So I was conversing with a friend who had just read Robert Kiyosaki's famous book - "Rich Dad Poor Dad" and I shared my two cent dividend on Robert's book with him.
My brother had bought "Rich Dad Poor Dad" back in 2001 when I was in college and I had a chance to read it during that time. I must admit that this was the first book that got me looking at money, income and other elementary aspects of personal financial in a very different, unconventional way. I would recommend everyone to read this book to look at personal finance from an unconventional perspective and see the bigger picture in such an important aspect of one's life. There are various principles that will get you thinking in the right direction.
Having said that, I do look at most things from a critical perspective. I believe that once someone familiarizes themselves with different aspects of personal finance and various schools of thought around it, it is best that they set their own goals and methodologies that work best for their personality and temperament over following someone else to the letter uncritically.
- Make money work for you instead of you working for money: This way of thinking caught my attention because we're all living in this rat race to "make money". And it's a never ending rat race once you have bills upon bills and various other expenses.
- Look at everything as an asset and liability: Robert defined assets as anything that brings you money or "cash flow" and liabilities as "anything that makes you loose money". Now this also opened my horizon to think at any big purchase in terms of an asset or a liability. So much so that even when I bought a car a few years ago when single, I bought a 2 year old used 2 door hatchback Hyundai Accent with 1 year warranty left on it all cash instead of the Dodge Charger or Camero I was eye balling since I was young, single and building up a cash reserve with low expenses. I figured that I would pay less cash on the initial purchase and subsequent maintenance if I started out low key. I haven't bought a house yet either because I'm living in a small apartment paying low rent instead of owning a house, paying off debt and having all sorts of one time initial set up expenses and monthly overhead expenses and annual property tax payments. Though his definition of assets is a good reminder on how to spend wisely, it should be noted from an accounting perspective that an "asset" is essentially anything with intrinsic value and it need not always produce cash flow. Eg A plot of land, a company stock, a wooden shelf made out of rosewood that might sell at a premium years later.
- Too much focus on real estate: I felt there was a lot of emphasis on real estate which worked in the 90s and early 2000s but real estate, like any other asset class has its risks too. Many people followed his advise uncritically and even paid hundreds of dollars to attended Rich Dad Poor Dad seminars - they were flipping houses, taking loans and lost big during the housing collapse.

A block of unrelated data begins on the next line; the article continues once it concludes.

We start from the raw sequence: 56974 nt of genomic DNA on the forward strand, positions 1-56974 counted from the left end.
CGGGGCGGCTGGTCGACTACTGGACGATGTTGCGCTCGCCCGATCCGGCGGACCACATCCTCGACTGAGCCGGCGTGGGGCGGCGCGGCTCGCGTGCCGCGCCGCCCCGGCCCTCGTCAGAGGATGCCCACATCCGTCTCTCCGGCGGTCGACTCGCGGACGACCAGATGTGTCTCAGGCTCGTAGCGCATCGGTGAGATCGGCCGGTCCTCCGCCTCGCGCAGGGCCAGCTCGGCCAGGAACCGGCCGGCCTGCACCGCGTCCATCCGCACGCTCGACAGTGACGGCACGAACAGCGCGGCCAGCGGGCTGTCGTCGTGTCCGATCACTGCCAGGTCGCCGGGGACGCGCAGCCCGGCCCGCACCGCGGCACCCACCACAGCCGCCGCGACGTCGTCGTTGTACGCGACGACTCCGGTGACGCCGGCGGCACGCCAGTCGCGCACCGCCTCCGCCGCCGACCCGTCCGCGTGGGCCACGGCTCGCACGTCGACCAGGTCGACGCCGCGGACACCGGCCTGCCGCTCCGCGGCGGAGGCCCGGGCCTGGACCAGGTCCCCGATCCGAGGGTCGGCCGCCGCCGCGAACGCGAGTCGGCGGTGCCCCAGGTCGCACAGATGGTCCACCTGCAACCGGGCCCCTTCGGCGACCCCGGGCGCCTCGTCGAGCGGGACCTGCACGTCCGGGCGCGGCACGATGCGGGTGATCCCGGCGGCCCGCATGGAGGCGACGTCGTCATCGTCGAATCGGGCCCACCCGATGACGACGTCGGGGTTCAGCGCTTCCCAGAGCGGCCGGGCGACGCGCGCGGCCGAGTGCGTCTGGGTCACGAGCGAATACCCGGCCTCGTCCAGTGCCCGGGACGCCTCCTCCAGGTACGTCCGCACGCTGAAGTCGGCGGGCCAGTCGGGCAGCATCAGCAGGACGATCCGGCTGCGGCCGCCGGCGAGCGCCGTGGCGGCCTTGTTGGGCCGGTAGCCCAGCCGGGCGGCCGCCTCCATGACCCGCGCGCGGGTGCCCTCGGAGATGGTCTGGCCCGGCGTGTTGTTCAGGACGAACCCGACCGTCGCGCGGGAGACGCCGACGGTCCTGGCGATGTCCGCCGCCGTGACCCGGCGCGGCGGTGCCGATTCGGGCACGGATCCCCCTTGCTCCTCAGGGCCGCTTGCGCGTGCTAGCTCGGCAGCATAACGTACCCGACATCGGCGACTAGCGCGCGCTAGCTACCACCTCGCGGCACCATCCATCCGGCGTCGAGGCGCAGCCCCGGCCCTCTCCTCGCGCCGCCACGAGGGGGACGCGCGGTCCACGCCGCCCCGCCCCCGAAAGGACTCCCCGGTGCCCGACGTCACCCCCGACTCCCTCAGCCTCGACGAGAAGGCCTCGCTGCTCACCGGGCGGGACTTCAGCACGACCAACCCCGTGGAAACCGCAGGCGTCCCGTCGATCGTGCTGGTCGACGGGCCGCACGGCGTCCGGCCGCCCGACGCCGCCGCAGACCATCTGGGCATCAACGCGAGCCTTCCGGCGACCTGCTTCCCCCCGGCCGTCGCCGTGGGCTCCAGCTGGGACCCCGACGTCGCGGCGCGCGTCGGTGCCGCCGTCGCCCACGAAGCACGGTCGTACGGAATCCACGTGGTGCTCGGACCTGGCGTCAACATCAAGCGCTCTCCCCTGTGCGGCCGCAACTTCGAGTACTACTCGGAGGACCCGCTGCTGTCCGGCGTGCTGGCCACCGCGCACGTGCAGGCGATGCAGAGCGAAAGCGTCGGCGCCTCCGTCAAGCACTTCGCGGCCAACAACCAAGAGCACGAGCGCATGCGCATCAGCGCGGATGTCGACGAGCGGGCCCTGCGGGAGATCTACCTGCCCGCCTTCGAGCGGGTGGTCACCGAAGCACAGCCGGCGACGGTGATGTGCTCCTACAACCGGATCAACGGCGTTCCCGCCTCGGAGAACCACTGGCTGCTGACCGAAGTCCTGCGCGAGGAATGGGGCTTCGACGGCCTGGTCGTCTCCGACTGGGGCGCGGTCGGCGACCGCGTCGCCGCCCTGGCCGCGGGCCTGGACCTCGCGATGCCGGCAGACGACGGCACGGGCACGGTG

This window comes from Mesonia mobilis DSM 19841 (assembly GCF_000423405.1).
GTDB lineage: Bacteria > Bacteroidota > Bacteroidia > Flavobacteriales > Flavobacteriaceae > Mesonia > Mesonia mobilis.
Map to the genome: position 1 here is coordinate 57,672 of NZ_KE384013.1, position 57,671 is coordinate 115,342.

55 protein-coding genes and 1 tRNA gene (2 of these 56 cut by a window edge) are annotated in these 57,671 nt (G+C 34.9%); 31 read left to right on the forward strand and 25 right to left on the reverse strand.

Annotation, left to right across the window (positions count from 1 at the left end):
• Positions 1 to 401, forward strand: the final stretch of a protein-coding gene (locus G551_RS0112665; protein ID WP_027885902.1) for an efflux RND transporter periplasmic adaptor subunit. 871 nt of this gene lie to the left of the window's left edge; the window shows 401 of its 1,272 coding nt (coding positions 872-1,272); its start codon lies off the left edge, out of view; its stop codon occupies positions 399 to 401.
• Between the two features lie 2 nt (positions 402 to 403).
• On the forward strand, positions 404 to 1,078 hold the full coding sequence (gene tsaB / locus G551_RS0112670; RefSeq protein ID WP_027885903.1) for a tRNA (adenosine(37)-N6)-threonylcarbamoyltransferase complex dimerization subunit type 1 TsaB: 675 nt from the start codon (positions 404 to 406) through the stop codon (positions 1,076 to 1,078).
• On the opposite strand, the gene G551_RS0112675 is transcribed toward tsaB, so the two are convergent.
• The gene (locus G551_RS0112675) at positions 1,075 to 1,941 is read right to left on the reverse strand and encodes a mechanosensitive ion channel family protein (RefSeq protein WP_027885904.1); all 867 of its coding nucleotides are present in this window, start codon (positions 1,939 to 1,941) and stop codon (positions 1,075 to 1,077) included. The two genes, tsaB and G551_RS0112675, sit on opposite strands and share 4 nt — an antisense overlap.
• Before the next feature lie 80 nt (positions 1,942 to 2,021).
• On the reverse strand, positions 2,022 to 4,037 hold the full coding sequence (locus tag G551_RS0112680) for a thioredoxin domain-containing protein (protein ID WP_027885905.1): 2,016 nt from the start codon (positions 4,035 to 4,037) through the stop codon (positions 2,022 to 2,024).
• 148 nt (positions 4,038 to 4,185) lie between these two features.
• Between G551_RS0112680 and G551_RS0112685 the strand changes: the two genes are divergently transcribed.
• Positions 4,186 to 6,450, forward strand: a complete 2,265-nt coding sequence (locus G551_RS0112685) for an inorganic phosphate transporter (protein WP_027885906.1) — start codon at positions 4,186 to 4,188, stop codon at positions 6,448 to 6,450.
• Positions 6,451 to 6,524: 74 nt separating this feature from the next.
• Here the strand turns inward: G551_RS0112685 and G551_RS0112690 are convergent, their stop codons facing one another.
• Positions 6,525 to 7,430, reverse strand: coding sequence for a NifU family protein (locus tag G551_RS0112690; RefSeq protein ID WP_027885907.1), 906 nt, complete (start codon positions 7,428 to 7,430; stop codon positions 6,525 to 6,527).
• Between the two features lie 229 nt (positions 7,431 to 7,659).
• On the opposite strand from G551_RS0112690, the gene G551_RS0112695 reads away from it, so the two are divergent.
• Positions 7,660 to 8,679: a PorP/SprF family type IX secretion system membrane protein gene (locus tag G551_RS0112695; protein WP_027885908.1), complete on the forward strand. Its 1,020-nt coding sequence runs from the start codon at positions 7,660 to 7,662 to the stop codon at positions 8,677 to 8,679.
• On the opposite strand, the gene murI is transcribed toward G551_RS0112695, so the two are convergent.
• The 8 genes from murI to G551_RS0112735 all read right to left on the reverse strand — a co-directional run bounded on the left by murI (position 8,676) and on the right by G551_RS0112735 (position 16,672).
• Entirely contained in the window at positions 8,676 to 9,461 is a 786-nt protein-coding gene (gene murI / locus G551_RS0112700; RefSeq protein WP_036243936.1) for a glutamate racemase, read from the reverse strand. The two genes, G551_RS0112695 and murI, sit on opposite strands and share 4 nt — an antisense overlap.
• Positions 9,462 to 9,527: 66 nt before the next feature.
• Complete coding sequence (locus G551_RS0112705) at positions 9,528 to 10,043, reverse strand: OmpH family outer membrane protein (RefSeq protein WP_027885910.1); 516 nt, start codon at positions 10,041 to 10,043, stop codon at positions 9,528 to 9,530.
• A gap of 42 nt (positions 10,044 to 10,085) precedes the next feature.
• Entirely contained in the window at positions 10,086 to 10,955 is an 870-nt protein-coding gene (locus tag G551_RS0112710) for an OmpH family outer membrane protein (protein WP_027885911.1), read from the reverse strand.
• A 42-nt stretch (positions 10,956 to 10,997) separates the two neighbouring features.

- Very critical of working a job: I got the impression that the book made it sound like working a job is not something that rich people do. However the reality is that many millionaires worked jobs. Former GE CEO Jack Welch and former HP CEO Carla Fione started working in their companies as low level employees and moved up the chain. I believe if you enjoy your work and have a steady income, it's something worth holding on to unless you feel you have a better working alternative and it shouldn't be looked down upon.
- A very material outlook towards being "rich": I also felt that there was a very material outlook towards wanting to be "rich" - make more money...and more money...and more money. I feel being happy, content and comfortable with your potential is an ideal goal that makes anyone "rich". One man's "poor" maybe another man's "rich".
- "Saving" is portrayed as a bad thing: I think a balance between saving and investing in assets that have potential for growth is a wise strategy. However, reading the book, you get the impression that people saving cash are losers. The main argument provided is that cash, doing nothing, will be lost to inflation. This is correct... however you should also realize that taking risky decisions with cash could also make you loose it. I believe a balanced approach would be to have enough cash for one year's worth of emergencies and an additional two to three months for immediate expenses incase you need a cushion due to some unforeseen event. It's only after the 2008 crisis that a lot of people realized that cash *can* be king.
This is a great book to get your perspectives opened up to an unconventional way of looking at money and personal finance. However, readers should keep in mind that what worked for Robert Kiyosaki may not work for someone else and you have to read this book with the intention of learning and gaining a different perspective and then fine tune your short term and long term goals keeping your personality and temperament in mind while making financial decisions. Lots of people look for the easiest way to get rich and then end up getting burned (see this investigative report on people who paid for Rich Dad Poor Dad seminars).
Until next time, happy investing!